March 11, 2005
Vegas Museum Recalls Relics of Atomic Age
LAS VEGAS (AP) -- It's chilling to walk by a dented Army helmet with big tinted goggles on the brim, a frayed "atomic cocktail" recipe book and then come face to face with a family of mannequins, frozen in time in a fallout shelter.
Baby boomers will recognize the Civil Defense character Bert the Turtle and know by heart the instructions droning in black-and-white on the family's boxy Packard Bell TV: When sirens sound, find shelter. Don't look at the light. Duck and cover.
A digital countdown across the way tells when the steel doors of a cement-walled Ground Zero Theater will open.
Curators of the new Atomic Testing Museum hope the setting stirs the imagination for those with no memory of mushroom clouds and the role the Nevada Test Site played in the development of nuclear deterrence.
"Nuclear weapons aren't gone," museum Director William Johnson says as he leads the way through the $3.5 million facility that opened last month just east of the Las Vegas Strip. "The world is just a different place now."
The museum traces a half-century of nuclear weapons testing in a nation that grew to love or hate the bomb. It describes developments that let scientists peer into the first millionth of a second of a nuclear blast before instruments vaporized, and it charts research that continued after earthshaking explosions ended in 1992 at the test site.
It also has drawn criticism as revisionist history among advocates who call it a forum for nuclear apologists, and it has reopened wounds for "downwinders" sickened by fallout from atmospheric atomic blasts.
"Once you've been a victim of nuclear weapons you're less enthusiastic about it," said Michelle Thomas, 52, a lifelong resident of St. George, Utah. "I don't hate or fear anyone bad enough to want to see happen to them what happened to us."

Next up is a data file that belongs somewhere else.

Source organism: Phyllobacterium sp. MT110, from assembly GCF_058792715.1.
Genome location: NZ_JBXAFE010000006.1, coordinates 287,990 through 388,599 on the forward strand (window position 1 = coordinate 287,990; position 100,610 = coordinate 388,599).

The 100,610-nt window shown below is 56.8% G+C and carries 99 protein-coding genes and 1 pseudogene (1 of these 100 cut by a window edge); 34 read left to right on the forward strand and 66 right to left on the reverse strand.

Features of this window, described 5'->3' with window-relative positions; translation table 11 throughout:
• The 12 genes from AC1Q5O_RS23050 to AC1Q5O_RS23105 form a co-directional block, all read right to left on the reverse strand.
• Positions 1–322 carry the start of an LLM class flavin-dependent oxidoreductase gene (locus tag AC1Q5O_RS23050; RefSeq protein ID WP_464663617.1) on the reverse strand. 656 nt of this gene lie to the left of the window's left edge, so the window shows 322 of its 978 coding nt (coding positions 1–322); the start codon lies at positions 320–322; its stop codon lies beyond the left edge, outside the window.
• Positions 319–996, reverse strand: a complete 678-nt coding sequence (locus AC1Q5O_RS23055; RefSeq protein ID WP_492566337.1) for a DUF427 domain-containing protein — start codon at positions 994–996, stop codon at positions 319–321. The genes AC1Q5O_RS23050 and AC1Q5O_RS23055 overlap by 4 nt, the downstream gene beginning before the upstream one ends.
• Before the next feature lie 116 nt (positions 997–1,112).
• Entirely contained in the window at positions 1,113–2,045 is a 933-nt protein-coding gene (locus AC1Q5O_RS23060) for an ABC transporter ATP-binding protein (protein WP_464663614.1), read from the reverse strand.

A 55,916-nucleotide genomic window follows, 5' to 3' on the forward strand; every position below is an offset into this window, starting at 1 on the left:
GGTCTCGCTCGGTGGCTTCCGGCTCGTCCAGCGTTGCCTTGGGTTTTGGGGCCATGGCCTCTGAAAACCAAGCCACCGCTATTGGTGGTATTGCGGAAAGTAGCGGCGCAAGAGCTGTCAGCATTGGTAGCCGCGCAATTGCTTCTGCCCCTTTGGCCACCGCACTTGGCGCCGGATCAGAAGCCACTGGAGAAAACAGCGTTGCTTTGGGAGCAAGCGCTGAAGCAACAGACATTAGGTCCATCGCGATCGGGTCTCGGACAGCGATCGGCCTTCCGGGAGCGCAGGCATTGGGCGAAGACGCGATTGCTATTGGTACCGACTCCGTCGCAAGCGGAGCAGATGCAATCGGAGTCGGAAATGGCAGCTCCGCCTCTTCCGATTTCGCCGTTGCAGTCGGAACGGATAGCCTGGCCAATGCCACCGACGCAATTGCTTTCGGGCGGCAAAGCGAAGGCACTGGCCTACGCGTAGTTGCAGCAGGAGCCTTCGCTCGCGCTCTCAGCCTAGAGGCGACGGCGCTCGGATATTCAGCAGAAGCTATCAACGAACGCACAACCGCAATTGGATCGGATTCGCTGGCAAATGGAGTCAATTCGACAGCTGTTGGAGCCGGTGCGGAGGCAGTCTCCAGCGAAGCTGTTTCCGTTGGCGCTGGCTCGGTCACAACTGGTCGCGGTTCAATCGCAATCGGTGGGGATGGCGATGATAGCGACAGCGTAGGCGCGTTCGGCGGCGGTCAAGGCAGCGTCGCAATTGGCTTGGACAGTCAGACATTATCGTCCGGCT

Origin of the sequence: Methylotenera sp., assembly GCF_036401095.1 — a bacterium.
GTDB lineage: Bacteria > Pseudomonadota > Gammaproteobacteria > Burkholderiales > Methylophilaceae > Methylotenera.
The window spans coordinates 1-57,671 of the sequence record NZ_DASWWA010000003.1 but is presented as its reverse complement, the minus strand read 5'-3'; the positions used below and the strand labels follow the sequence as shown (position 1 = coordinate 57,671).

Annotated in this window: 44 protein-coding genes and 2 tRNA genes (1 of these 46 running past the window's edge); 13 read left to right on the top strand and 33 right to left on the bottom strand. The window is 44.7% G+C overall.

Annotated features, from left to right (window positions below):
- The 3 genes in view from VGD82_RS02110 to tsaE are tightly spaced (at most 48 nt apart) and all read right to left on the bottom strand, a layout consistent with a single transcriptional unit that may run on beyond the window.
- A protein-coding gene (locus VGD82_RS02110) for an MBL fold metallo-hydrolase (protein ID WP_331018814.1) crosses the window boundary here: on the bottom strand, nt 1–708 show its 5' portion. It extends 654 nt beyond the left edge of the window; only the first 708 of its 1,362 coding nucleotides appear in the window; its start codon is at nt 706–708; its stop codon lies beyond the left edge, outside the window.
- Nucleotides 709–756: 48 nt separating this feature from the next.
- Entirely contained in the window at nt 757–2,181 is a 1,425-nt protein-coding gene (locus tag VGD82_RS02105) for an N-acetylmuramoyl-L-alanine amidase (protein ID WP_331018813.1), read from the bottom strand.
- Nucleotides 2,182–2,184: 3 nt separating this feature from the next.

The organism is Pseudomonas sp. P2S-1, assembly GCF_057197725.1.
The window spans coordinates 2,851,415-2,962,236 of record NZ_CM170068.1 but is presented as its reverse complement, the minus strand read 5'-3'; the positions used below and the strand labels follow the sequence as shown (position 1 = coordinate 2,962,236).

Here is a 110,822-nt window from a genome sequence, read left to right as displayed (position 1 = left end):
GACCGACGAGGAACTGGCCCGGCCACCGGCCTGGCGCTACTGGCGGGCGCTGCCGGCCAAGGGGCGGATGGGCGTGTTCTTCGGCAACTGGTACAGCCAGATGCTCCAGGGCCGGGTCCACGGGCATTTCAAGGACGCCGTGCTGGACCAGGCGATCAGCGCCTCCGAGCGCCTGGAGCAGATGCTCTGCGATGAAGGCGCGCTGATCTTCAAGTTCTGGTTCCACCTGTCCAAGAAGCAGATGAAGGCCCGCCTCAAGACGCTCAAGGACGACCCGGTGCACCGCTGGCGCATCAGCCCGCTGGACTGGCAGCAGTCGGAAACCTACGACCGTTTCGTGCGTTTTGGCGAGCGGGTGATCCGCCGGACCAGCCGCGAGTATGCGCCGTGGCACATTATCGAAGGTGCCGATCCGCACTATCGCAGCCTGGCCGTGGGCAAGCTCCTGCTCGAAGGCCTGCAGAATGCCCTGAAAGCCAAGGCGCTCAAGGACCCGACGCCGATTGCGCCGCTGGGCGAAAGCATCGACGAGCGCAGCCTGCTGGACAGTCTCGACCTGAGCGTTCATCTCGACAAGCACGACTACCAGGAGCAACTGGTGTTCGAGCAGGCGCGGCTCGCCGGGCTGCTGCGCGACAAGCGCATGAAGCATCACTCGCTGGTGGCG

Johnson doesn't deny that testing caused problems. He points to exhibits describing the plight of downwinders and of test site workers sickened by silicosis, and to a reading room and nuclear testing archive containing more than 310,000 documents.
"I want people to come here and learn," he says. "But if there's only one message taken away, it's that the Cold War was a war. It was a struggle with the Soviet Union."
The story is told with a timeline, artifacts, interactive and touch-screen displays and several films, including the 10-minute presentation in the Ground Zero Theater.
Visitors sit on varnished wooden seats modeled after the warped, weathered benches still on News Nob, a rocky outcrop overlooking Yucca Flat where journalists observed atmospheric nuclear tests beginning with "Charlie" in April 1952.
Light bursts as the big screen shows a nuclear test. The room rumbles with embedded speakers. Air blasts tousle the hair, imitating a shock wave.
"It's almost like you're sitting there. That's real stuff to me," says Mike Margalski, 49, a maintenance engineer who wants to experience what his father did as an Army soldier exposed to more than one nuclear test in the early 1950s. Eugene "Geno" Margalski died of prostate cancer in 1996, at age 65.
"My dad never ever talked about it until just a few days before he passed away," Margalski says. "He talked about going out and walking in it while they came around with Geiger counters."
But this is no theme park. It is as somber as the 230,000 deaths and injuries in Hiroshima and Nagasaki, Japan, in August 1945; as sober as the concept of "mutually assured destruction" that shadowed the world for half a century afterward.
The entry to the 8,000-square-foot museum resembles a guard gate. Up a gentle ramp is a copy of Albert Einstein's August 1939 letter to President Franklin Roosevelt suggesting that uranium might yield "a new and important source of energy."
An inert model of the most common B61 nuclear bomb - 12-feet-long, gray, unimposing - rests on its side next to displays of the "Little Boy" and "Fat Man" devices dropped on Japan.